Say­ing good­bye

Gan­der says good­bye to well-loved cit­i­zen

The Beacon (Gander) - - Front page - BY DANETTE DOO­LEY SPE­CIAL TO THE BEA­CON danette@nl.rogers.com

Well-known Gan­der cit­i­zen Phillip “Phil” Doo­ley died two months shy of his 65th birth­day.

One of Gan­der’s most fa­mous and friendly cit­i­zens has passed away.

Phillip “Phil” Doo­ley died on Feb. 7, two months shy of his 65th birth­day.

Since word came of Doo­ley’s pass­ing, hun­dreds of tributes have been posted on so­cial me­dia for a man many de­scribe as a “town icon.”

There’s been a poem and a bal­lad writ­ten about the gen­tle gi­ant and a sug­ges­tion on so­cial me­dia that a street in Gan­der be named af­ter Doo­ley.

A reg­u­lar at many lo­cal busi­nesses and a com­mon sight around town with his brother Danny, Doo­ley has been de­scribed as a big man with a big smile – a man with a knack for elec­tron­ics who took plea­sure in help­ing oth­ers.

The Gan­der Fly­ers held a mo­ment of si­lence for Doo­ley at their hockey game on Feb. 10.

Gan­der mayor Percy Far­well said Doo­ley was as much of an icon in Gan­der as any­one who ever lived there.

He had an in­cred­i­ble mem­ory and was con­sis­tently in a good mood, the mayor dur­ing a re­cent phone in­ter­view.

Doo­ley de­serves to be rec­og­nized for his tremen­dous con­tri­bu­tion to the town, Far­well said.

“Phil al­ways had time to talk to you and he was al­ways an in­ter­est­ing per­son to talk to. You wouldn’t pass up an op­por­tu­nity to talk to Phil. No one that I know has ever had any rea­son not to like Phil. He was such a joy to know,” Far­well said.

Dr. Meino Mast met Doo­ley about five years ago. The two quickly be­came friends.

“There hasn’t been a day that Phil did not drop over to my house to chit-chat about his bikes and ev­ery­thing that hap­pened in Gan­der that day,” Mast wrote on so­cial me­dia.

Doo­ley took great pride in look­ing af­ter Mast’s home and pets when he was out of town.

He loved Mast’s dogs and they loved him.

“Phil kept my drive­way free of snow in the win­ter and my grass short in the sum­mer. Phil was mag­i­cal with any­thing that had a mo­tor,” he wrote.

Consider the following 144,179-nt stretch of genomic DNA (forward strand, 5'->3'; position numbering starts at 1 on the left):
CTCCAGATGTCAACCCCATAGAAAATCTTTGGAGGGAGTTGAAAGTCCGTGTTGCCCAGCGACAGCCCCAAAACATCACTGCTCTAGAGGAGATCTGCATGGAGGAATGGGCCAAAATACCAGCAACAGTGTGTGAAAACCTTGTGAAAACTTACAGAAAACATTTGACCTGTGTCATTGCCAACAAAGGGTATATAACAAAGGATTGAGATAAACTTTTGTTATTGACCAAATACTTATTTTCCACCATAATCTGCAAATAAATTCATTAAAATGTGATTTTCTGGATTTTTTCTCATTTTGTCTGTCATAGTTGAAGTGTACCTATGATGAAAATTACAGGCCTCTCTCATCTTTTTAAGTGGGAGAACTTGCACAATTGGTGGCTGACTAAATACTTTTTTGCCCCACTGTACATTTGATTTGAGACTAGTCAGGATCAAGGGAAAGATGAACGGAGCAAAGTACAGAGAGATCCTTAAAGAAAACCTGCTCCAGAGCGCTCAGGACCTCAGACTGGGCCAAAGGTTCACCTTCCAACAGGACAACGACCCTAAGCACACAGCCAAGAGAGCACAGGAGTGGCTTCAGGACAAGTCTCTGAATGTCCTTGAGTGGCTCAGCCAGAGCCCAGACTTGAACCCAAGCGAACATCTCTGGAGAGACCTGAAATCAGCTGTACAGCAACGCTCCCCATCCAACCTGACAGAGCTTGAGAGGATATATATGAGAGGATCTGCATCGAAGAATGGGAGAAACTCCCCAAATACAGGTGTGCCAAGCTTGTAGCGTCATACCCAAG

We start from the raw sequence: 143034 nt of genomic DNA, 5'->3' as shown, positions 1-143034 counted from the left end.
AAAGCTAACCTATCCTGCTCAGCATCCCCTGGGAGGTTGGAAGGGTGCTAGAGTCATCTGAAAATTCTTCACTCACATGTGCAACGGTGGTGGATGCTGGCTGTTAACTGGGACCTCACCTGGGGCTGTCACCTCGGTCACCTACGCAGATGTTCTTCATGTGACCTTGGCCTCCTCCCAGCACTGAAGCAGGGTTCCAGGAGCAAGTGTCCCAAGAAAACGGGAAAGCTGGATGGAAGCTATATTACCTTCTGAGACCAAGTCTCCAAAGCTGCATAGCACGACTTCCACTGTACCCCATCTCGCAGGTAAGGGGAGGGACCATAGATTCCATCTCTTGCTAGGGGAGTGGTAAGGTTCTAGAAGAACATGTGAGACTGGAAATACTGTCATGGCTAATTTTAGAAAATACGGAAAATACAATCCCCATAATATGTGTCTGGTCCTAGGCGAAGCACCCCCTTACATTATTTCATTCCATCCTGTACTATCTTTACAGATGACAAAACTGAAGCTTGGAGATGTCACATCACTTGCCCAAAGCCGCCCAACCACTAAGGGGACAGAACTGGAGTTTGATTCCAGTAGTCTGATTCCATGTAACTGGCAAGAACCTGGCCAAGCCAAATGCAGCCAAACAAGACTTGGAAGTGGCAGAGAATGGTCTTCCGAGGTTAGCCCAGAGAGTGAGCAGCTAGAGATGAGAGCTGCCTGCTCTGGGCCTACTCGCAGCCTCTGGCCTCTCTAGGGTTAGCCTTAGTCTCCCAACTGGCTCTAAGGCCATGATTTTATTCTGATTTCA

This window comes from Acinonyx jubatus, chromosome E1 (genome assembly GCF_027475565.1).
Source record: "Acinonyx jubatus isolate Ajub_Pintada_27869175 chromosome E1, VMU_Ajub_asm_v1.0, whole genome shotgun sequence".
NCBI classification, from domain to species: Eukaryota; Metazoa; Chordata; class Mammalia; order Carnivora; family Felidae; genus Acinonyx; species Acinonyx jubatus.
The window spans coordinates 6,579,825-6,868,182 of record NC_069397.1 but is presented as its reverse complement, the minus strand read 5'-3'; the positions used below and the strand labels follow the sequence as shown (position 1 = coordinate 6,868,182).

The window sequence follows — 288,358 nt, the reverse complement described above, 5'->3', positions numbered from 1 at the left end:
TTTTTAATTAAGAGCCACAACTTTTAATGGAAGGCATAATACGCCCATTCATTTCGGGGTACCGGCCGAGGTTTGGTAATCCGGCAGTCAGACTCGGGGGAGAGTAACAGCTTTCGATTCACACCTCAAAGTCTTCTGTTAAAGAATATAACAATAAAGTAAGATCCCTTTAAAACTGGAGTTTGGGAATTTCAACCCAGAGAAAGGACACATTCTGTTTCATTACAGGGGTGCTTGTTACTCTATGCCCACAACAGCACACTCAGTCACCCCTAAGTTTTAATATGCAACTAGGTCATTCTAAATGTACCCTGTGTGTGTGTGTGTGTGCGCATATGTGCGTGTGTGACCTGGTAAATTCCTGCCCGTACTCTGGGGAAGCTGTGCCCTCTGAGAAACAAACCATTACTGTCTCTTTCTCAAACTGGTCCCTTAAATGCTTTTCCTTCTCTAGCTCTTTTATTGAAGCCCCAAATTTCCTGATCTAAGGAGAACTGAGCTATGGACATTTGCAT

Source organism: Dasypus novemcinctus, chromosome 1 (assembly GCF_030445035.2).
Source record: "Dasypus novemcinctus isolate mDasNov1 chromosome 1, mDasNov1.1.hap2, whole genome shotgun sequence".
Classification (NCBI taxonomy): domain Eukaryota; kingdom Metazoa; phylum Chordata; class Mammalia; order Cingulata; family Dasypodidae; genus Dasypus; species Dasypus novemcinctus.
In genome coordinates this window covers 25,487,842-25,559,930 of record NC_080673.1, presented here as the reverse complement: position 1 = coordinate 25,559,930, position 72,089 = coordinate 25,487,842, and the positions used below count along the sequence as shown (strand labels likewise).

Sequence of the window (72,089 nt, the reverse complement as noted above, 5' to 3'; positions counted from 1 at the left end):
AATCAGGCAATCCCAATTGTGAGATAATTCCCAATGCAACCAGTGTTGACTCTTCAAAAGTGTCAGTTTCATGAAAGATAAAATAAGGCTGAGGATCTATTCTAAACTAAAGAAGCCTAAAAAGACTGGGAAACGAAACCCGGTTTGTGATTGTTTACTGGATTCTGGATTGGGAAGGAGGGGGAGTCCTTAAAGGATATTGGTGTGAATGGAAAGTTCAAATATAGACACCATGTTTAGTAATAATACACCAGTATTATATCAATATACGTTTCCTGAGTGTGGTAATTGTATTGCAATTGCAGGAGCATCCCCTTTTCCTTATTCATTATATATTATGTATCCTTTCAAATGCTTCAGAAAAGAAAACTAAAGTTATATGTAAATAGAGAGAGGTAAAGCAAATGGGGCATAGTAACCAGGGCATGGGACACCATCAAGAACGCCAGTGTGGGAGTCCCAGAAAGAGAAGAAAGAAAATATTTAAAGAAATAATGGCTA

Mast wrote how Doo­ley had keys and free ac­cess to his home.

“Some­times, I caught him nap­ping in my house while he babysat my dogs. My shed will miss his two big Gold­wings (mo­tor­cy­cles) his pride and joy – and there would have been three af­ter his birth­day,” Mast wrote.

Doo­ley also vis­ited Mast’s den­tal of­fice every day. Mast said he and his staff will miss his morn­ing vis­its and “lovely chats.”

Doo­ley was de­voted to his par­ents, Mary E. and Ger­ald Doo­ley.

He vis­ited his fa­ther every day at Lake­side Homes.

Staff at the home have writ­ten via so­cial me­dia how, they, too, will miss his vis­its.

On the pro­gram passed out dur­ing Doo­ley’s fu­neral, the Doo­ley fam­ily thanked the peo­ple of Gan­der for “car­ing and re­spect­ing Phil for who he was.”

It’s who he was that made Doo­ley so unique and love­able.

Robyn Moyles grew up in Gan­der.

She de­scribes Doo­ley as “one of the most amaz­ing peo­ple she’s ever met.”

“I re­ally ad­mired his keen­ness when it came to elec­tron­ics... Peo­ple would bring their things to the elec­tron­ics store.

They would say they couldn’t fix it. And Phil would take it and fix it... he was just a le­gend and he’ll be re­ally missed,” Moyles said when con­tacted by phone at her home in Toronto.

Af­ter she moved away, Moyles said, Doo­ley con­tin­ued to ask her par­ents (He­len and Cluny Moyles) how she was do­ing.

“He would go up and talk to any­one... he was a man be­yond his time,” Moyles said.

Mary Ellen Whalen said her cousin en­joyed do­ing odd jobs for oth­ers.

“He cleared snow, mowed their lawns. He was very trust­wor­thy,” she said.

His aunt Jane Doo­ley said her sis­ter and brother-in-law were ex­cep­tional par­ents who taught all their chil­dren about hon­esty and other im­por­tant things in life.

“They taught Phil and Dan and their other chil­dren about treat­ing every­body with re­spect. They did with­out them­selves so that their chil­dren could have ev­ery­thing they needed,” she said.

Mast summed up just how much he will miss his friend, words that oth­ers in the air­port town no doubt also echo.

“There is a void in me that can­not be filled by any­one but you. Hang in there, buddy we will all join you one day. In the mean­time, keep an eye on my house and my­self from wher­ever you are. I’m sure you will be great en­ter­tain­ment and a great as­set for our and your God,” he wrote.

Doo­ley is sur­vived by his par­ents, his brothers Danny, Ron, Don­ald and Barry, his sis­ter Ruby Cut­ler as well as many other rel­a­tives and friends.

An es­ti­mated 500 peo­ple turned out at St. Joseph’s Ro­man Catholic Church in Gan­der on Feb. 10 to cel­e­brate Phil’s life.

Do­na­tions to his fam­ily are grate­fully ac­cepted.

PHOTO COUR­TESY OF ROBYN MOYLES

Well-known Gan­der cit­i­zen Phillip “Phil” Doo­ley died on Feb. 7, two months shy of his 65th birth­day.

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